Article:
A reinforcement learning task that satisfies the Markov property is called a Markov decision process, or MDP. If the state and action spaces are finite, then it is called a finite Markov decision process (finite MDP). Finite MDPs are particularly important to the theory of reinforcement learning. We treat them extensively throughout this book; they are all you need to understand for 90% of modern reinforcement learning.
A particular finite MDP is defined by its state and action sets and by the one-step dynamics of the environment. Given any state and action, s and a, the probability of each possible next state, , is
Similarly, given any current state and action, s and a, together with any next state, , the expected value of the next reward is
These two quantities, and , completely specify the most important aspects of the dynamics of a finite MDP (only information about the distribution of rewards around the expected value is lost). Most of the theory we present in the rest of this book implicitly assumes the environment is a finite MDP.
Recycling Robot MDP. The recycling robot (Example 3.3) can be turned into a simple example of an MDP by simplifying it and providing some more details. (Our aim is to produce a simple example, not a particularly realistic one.) Recall that the agent makes a decision at times determined by external events (or by other parts of the robot's control system). At each such time the robot decides whether it should 1) actively search for a can, 2) remain stationary and wait for someone to bring it a can, or 3) go back to home base to recharge its battery. Suppose the environment works as follows. The best way to find cans is to actively search for them, but this runs down the robot's battery, whereas just waiting does not. Whenever the robot is searching, the possibility exists that its battery will become depleted. In this case the robot must shut down and wait to be rescued (producing a low reward).
The agent makes its decisions solely on the basis of the energy level of the battery. It can distinguish two levels, high and low, so that the state set is . Let us call the possible decisions---the agent's actions--- wait, search, and recharge. When the energy level is high, recharging would always be foolish, so we do not include it in the action set for this state. The agent's action sets are:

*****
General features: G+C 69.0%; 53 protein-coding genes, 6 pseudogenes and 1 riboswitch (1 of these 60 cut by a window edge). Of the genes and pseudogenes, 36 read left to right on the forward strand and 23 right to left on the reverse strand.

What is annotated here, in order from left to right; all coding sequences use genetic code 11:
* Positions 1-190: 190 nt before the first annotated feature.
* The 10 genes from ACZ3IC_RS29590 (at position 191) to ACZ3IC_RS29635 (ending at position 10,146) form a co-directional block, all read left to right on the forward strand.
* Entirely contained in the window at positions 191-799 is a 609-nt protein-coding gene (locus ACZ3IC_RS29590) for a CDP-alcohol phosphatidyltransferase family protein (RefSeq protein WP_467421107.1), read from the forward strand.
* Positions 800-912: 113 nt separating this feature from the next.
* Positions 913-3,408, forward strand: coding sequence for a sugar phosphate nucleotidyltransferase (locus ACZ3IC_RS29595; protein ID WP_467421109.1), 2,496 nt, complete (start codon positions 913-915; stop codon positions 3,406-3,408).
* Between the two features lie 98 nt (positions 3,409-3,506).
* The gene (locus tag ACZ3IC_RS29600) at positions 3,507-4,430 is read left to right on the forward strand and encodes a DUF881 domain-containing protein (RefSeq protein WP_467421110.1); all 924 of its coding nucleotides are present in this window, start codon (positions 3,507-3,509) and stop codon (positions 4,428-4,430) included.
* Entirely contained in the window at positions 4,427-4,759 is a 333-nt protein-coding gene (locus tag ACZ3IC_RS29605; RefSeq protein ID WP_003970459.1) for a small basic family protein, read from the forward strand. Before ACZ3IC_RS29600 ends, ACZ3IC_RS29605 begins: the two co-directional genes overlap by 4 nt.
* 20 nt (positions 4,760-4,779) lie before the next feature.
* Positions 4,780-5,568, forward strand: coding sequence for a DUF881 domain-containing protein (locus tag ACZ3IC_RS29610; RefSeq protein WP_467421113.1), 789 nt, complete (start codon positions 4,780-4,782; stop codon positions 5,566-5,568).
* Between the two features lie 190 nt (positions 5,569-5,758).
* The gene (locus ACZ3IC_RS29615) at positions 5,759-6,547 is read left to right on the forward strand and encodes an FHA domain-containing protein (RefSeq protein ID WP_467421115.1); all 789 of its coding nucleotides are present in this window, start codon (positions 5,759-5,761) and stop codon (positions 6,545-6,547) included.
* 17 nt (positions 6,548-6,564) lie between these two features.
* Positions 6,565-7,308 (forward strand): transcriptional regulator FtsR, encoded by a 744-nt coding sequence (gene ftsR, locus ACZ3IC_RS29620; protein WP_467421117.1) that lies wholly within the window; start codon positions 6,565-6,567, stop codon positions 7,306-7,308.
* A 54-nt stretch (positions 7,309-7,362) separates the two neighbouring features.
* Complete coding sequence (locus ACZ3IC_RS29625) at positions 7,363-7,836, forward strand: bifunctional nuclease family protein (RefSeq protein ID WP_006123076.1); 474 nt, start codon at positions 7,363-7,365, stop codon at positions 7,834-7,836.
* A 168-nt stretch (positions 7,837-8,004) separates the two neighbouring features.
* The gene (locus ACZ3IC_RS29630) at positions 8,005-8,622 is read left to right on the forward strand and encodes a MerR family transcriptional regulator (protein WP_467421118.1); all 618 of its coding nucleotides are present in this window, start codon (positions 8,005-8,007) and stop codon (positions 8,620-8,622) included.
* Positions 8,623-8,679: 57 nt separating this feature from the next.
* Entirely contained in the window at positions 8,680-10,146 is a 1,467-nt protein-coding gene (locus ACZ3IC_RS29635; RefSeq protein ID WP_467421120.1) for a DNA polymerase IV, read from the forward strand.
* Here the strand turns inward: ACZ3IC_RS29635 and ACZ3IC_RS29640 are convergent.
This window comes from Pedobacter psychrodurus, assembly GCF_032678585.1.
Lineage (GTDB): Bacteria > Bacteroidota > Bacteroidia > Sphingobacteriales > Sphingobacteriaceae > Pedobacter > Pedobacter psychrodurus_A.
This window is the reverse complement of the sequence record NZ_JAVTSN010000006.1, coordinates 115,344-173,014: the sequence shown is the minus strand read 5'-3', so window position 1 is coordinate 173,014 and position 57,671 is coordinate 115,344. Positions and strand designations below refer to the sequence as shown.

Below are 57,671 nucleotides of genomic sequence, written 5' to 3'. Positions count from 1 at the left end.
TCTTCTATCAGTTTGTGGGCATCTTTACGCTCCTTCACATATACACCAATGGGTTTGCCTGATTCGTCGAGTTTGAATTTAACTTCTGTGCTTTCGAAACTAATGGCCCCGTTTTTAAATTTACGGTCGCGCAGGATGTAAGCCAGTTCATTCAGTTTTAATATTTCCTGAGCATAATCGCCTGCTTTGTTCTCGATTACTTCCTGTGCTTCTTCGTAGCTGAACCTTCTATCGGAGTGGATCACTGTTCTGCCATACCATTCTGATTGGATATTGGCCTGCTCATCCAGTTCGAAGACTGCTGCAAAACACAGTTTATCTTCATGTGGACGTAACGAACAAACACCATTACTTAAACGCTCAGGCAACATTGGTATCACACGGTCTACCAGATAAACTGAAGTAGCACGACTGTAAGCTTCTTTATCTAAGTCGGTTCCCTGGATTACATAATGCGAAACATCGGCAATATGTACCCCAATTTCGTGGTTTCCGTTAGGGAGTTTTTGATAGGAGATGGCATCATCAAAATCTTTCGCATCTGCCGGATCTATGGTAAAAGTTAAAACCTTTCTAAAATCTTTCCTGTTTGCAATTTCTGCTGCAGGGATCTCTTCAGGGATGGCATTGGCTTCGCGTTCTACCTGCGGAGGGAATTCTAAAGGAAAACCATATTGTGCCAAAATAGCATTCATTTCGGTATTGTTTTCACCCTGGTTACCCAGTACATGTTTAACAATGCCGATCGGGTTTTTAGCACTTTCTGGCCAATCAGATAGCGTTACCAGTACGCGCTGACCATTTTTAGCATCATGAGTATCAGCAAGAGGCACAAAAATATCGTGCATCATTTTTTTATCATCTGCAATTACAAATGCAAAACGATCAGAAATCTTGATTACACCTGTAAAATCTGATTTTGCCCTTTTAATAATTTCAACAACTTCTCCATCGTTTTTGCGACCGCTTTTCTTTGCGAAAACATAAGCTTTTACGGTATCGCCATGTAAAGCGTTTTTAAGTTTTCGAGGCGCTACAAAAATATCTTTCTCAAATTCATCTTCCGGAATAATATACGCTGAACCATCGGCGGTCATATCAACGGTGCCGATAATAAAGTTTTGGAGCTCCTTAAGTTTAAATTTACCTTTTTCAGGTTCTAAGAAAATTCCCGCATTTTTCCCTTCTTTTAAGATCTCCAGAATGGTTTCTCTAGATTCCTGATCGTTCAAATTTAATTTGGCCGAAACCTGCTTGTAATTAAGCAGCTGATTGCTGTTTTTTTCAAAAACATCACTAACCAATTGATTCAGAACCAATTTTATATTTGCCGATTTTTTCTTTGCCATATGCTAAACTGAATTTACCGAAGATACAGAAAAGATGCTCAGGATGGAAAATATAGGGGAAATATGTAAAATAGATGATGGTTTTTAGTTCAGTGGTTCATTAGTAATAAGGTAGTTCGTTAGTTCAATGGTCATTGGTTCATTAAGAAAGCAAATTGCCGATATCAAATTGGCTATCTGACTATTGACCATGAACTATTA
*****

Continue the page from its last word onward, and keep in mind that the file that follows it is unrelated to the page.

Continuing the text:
If the energy level is high, then a period of active search can always be completed without risk of depleting the battery. A period of searching beginning with a high energy level leaves the energy level high with probability and reduces it to low with probability . On the other hand, a period of searching undertaken when the energy level is low leaves it low with probability and depletes the battery with probability . In the latter case, the robot must be rescued, but then the battery is then recharged back to high. Each can collected by the robot counts as a unit reward, whereas a reward of -3 results whenever the robot has to be rescued. Let and , with , respectively denote the expected number of cans the robot will collect (and hence the expected reward) while searching and while waiting. Finally, to keep things simple, suppose that no cans can be collected during a run home for recharging, and that no cans can be collected on a step in which the battery is depleted. This system is then a finite MDP, and we can write down the transition probabilities and the expected rewards, as in Table 3.1.
Table 3.1: Transition probabilities and expected rewards for the finite MDP of the recycling-robot example. There is a row for each possible combination of current state, s, next state,, and action possible in the current state, .
A transition graph is a useful way to summarize the dynamics of a finite MDP. Figure 3.3 shows the transition graph for the recycling robot example. There are two kinds of nodes: state nodes and action nodes. There is a state node for each possible state (a large open circle labeled by the name of the state), and an action node for each state-action pair (a small solid circle labeled by a and connected by a line to the state node s). Starting in state s and taking action a moves you along the line from state node s to action node . Then the environment responds with a transition to the next state's node via one of the arrows leaving action node . Each arrow corresponds to a triple , where is the next state, and we label the arrow with the transition probability, , and the expected reward for that transition, . Note that the transition probabilities labeling the arrows leaving an action node always sum to one.
Figure 3.3: Transition graph for the recycling-robot example. The graph has a node for each state, shown as a large circle, and a node for each state-action pair, shown as a small solid circle. Each arrow is labeled by the transition probability and the expected reward for that transition.
Assuming a finite MDP with a finite number of reward values, write an equation for the transition probabilities and the expected rewards in terms of the joint conditional distribution in (3.5).